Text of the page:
I’m a mom. I’m a business owner. Some days that’s a LOT, other days I feel wonderful freedom and flexibility. On any given day, though, it takes a conscious effort to check in with myself to see what I need.
That’s the one thing one my list that I’m pretty terrible at. I think most working parents can agree. Heck, most super dedicated working single people can agree. It can feel like extra work to shift away from your list and focus on your own needs for a minute!
This whole story is through the lens of a working parent, but I wager it resonates with many people who feel completely stressed out and overworked.
The state of "overworked, constantly busy" has become the standard measure of success in our society and many have fallen victim to this mindset. We can only change that by giving ourselves the time and attention we each need.
Does it have to be this way?
Nope. It really doesn’t. But why do we all keep drinking the Kool-Aid? I don’t have an answer, other than the basic idea of keepin’ up with the Jones’ that we all seem compelled to do.
Most of us are on the hamster wheel, and we don’t recognize this until we, in essence, fall off. It’s often in the moment when we are trying to pick ourselves back up that we reflect on “what is actually happening here?” I had this experience a few days ago.
I woke up just plain angry. I was tired and fighting a cold. I had kids to get off to school and piles of work to do. It was the 7th night in a row of feeling like I have a newborn (parents, remember how not-awesome those first few months are!).
I don’t have a newborn, though. My kids are 3.5 and 5. They just suck at sleeping. One ends up in my bed every night between 10 and 11, the other is hit or miss—usually staying in her own bed all night, but once in a while I end up with the whole family in my bed. Not a recipe for a good night’s sleep, especially for a light-sleeping mom!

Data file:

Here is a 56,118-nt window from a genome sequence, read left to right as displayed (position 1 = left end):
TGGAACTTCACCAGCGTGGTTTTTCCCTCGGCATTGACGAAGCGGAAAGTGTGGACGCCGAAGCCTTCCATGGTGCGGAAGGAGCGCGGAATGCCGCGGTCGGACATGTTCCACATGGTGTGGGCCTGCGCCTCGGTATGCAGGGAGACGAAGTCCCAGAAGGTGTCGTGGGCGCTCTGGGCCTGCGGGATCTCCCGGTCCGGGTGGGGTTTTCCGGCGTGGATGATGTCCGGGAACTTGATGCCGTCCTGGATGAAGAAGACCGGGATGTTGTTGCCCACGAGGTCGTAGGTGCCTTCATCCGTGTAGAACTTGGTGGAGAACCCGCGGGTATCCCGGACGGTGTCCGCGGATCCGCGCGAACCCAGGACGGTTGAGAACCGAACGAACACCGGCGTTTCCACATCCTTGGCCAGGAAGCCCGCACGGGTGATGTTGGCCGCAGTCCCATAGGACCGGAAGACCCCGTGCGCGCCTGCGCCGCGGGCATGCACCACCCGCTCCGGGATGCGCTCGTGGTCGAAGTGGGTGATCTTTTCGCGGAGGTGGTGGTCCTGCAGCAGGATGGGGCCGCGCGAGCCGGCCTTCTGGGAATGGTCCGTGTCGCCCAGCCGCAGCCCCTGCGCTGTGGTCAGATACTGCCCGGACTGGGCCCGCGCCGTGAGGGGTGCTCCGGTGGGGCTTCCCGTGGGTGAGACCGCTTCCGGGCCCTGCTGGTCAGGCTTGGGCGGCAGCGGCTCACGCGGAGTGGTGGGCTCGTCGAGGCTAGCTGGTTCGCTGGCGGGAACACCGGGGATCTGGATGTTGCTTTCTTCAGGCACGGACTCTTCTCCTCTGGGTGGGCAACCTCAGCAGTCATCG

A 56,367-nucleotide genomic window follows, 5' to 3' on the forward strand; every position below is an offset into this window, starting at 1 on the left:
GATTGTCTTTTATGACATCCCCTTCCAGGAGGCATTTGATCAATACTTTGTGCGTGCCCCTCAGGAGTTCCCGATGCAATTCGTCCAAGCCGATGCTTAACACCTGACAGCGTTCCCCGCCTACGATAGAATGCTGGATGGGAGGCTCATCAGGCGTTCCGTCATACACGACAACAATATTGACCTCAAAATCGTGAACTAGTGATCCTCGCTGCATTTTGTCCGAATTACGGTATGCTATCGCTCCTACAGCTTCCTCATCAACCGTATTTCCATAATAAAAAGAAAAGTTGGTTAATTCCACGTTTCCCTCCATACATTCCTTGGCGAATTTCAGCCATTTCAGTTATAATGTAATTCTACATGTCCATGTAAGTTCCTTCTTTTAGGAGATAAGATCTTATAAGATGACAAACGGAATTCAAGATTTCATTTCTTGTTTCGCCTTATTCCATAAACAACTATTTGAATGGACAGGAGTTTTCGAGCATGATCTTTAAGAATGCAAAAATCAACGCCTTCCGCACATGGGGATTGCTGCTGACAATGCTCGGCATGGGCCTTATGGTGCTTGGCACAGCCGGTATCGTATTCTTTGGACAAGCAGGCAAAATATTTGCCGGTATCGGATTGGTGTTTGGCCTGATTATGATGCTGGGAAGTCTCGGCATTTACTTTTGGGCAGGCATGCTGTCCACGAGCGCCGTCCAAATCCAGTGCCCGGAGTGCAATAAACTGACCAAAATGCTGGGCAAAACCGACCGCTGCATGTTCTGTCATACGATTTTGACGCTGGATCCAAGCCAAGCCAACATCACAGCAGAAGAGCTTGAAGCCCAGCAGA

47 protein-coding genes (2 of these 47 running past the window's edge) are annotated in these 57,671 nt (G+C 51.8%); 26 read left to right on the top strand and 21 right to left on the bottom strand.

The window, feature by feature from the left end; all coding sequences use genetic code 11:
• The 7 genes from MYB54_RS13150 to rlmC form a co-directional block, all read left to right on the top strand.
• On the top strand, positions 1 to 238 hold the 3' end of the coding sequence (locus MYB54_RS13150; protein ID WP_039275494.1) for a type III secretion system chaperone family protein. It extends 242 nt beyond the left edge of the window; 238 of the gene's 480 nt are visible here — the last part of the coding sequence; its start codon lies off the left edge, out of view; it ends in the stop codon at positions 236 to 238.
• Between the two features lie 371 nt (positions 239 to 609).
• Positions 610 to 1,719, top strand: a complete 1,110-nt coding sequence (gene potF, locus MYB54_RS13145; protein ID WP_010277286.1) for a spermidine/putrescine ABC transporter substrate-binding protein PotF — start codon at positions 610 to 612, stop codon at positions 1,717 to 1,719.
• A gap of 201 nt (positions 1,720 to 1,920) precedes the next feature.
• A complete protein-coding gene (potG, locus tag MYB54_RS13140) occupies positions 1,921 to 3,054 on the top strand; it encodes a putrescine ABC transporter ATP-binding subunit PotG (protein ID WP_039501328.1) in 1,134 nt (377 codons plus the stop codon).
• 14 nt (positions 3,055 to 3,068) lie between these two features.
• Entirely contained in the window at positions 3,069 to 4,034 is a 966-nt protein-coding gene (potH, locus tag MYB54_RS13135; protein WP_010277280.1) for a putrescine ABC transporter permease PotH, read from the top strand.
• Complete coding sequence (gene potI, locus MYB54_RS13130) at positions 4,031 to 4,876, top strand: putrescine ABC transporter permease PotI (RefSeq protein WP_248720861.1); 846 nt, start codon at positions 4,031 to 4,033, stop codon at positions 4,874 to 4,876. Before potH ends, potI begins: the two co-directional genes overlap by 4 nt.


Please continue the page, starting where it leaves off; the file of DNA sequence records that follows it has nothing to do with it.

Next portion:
So, here I was with a major sleep deficit and I woke up angry. Not mean angry, but just angry and frustrated that I had so much to do and no energy or focus to do it. Harboring this attitude all day certainly didn’t seem like it would help anyone (especially not me).
As soon as the kids were packed into the car and on their way (with my husband playing bus driver), I knew it was time to check in. Time to pick myself back up and figure out how to tackle my day.
I quickly decided I didn’t have it in me to hop right back on that hamster wheel and start running. At the same time, I knew laying in bed all day would lead to extra stress, as I would clearly get nothing done.
How could I take a break and not get more behind?
I needed to reframe my day. I did, and it was amazing.
We’ve been talking a lot about it lately on our social media and blog—this idea of reframing situations. I decided I didn’t need a day off completely, I just needed to take a day off from the PRESSURE.
So that’s exactly what I did. I intentionally approached things differently that day. I needed to. I wanted to snap out of being angry, tired, and frustrated, and enjoy some quiet unstructured productivity.
I had an entire day to get done whatever I wanted to get done. It felt like a productive weekend day, sans kids! I started by cleaning the kitchen and throwing some laundry in the washer. I took a long walk and listened to an interesting podcast about colon cancer.
I had no idea what I would do when I got home from my walk, but my mindset had already shifted, and the movement and fresh air had started to turn my day around.
When I felt like it, I hopped on my computer and made progress on my work projects. I had a coaching session with a client, worked on community development for VHC. I rotated in more laundry and hung clothes on lines (because our dryer is broken… and somehow, despite the chaos of our lives, I find it therapeutic to hang-dry clothes for a family of six).
Doing it All Needs to Include Taking a Break!
As working parents, particularly working moms, we often feel like we have to do it all, but doing it all needs to include TAKING A BREAK.
A break for me may look completely different than a break for you. Vegging out with a book or TV isn’t relaxing to me when I have things to do or the house is a mess.
What a “break” looked like to me this particular day was simply letting go of the structure and the “must-do’s” on my list. I still needed to check many things off of my list, but instead of forcing it, I did one thing at a time, and nothing that wasn't critical for that day.
I invite you to allow yourself the time to focus on your needs and give yourself the permission to let go when you need to.
If you need helping navigating this approach, reach out! This is my favorite problem to solve: helping working parents figure out the what/when/where/why/how of putting the focus on themselves once in a while.
The next time you have a day where you feel like something’s gotta give—ask yourself:
Here are a few ideas on how you can take a break, even on the busiest of days:
You can do it all. But sometimes, you just need a break... and that is okay.